Women played one of the most important roles in jazz history. With the passing of the 19th Amendment that granted women's suffrage, the free-spirited flappers emerged, changing the social lives and entertainment possibilities of women forever. Now taking part in the workforce, women played an even more important role in the American society and culture. Ideologies concerning equality and free sexuality became very popular during this time, and women capitalized on it all. Famous jazz musicians like Bessie Smith, Billie Holiday, Lovie Austin, and Lil Hardin Armstrong were super popular and influential in the realm of jazz.

Unit 6 Interesting Topic:

Historian Points: 10/10
Lizzie borden.jpg
Lizzie borden.jpg

Lizzie Borden:

Lizzie Andrew Borden, born into a wealthy family in Fall River, Massachusetts, is well known for being tried and acquitted in 1892 for the ax murders of her father and stepmother. Lots of speculation surrounds the actual occurrences of that August, Thursday morning, since no one was convicted for the murders. Family rumors acknowledge that Lizzie wasn't as innocent as the court thought she was, even being bold enough to suggest that she had a reason for committing the murders, at least in killing her stepmother. Apparently, Abby Borden was abusive towards Lizzie, and one day her stepdaughter cracked and got the justice she deserved. Whether this rumor is true or just speculation, it has been passed down through my family from generation to generation. That's right, I am related to the infamous Lizzie Borden; she is my cousin six times removed on my mother's side.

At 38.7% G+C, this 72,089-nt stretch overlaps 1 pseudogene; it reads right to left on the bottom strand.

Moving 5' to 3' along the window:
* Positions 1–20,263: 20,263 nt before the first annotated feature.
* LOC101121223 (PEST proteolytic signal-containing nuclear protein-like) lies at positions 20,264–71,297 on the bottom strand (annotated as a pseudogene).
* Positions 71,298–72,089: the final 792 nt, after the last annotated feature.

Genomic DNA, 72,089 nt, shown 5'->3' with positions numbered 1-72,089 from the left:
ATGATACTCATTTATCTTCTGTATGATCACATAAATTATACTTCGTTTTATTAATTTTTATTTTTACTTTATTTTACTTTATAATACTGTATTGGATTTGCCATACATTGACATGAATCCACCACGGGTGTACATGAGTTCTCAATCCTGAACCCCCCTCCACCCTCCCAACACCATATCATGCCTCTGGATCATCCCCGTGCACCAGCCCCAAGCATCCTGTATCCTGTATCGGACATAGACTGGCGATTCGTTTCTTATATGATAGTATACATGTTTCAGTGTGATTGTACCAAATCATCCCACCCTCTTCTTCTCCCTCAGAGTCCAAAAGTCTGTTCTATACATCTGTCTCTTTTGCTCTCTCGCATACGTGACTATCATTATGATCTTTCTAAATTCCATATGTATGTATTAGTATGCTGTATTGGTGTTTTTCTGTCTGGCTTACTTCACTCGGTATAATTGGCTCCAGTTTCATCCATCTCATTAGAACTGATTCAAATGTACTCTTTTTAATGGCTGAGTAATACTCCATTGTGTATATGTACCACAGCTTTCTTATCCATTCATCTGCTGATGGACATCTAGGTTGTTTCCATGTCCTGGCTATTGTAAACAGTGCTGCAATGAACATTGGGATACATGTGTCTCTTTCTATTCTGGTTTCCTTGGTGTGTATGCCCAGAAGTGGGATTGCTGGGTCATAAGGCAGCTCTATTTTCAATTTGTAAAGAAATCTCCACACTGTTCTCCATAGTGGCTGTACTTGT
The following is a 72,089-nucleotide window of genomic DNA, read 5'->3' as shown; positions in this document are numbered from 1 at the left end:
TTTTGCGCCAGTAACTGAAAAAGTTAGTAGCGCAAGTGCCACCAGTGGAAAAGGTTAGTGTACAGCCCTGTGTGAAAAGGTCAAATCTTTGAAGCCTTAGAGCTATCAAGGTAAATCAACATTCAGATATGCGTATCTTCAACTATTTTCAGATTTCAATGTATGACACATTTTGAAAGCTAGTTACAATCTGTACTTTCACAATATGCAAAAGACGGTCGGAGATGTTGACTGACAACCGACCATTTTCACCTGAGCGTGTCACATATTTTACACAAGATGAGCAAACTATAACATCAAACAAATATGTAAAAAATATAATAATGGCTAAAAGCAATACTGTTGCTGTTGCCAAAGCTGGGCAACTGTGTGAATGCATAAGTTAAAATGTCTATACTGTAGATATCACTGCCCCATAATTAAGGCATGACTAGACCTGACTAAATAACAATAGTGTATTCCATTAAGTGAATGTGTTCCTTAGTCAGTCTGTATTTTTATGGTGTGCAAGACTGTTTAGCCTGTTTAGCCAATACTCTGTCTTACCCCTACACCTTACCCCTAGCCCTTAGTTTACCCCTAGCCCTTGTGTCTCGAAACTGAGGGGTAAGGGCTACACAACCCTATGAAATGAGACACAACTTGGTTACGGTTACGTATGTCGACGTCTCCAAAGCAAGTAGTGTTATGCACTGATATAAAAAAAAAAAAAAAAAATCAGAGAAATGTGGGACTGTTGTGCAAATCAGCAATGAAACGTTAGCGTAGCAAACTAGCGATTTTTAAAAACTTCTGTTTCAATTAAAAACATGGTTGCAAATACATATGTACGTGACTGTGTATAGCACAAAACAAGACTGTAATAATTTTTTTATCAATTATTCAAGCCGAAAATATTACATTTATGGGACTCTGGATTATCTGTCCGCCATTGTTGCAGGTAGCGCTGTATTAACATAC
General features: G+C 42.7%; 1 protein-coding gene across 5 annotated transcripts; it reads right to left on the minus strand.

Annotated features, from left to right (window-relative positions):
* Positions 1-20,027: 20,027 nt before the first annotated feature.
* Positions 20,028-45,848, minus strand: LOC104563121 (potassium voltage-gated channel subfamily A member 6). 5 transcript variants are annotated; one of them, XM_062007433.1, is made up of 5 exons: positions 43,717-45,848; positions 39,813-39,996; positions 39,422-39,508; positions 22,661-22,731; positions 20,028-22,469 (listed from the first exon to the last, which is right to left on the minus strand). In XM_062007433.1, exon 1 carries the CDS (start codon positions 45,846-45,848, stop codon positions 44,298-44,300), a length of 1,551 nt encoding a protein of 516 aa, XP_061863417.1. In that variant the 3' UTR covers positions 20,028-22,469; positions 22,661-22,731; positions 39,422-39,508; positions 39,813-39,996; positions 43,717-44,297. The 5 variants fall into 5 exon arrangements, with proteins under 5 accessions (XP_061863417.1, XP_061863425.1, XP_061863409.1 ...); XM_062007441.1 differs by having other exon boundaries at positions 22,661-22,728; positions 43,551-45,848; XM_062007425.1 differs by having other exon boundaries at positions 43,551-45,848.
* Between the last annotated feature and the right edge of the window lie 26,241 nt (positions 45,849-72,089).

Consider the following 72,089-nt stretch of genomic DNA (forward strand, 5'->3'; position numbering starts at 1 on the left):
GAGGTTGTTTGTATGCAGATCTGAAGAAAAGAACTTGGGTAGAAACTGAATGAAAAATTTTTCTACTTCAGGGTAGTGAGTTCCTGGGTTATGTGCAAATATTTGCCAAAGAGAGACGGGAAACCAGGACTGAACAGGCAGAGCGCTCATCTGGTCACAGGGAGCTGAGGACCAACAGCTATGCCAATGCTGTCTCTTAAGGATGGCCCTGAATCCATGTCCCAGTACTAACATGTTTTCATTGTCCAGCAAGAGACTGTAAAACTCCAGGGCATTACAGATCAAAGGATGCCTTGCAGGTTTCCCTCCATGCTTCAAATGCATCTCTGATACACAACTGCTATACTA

Its kinda cool to have a famous relative, especially one that has had ballets, musicals, operas, films, stories, etc, based off of her life. Though the most interesting one is a folk rhyme that was popular for rope-skipping: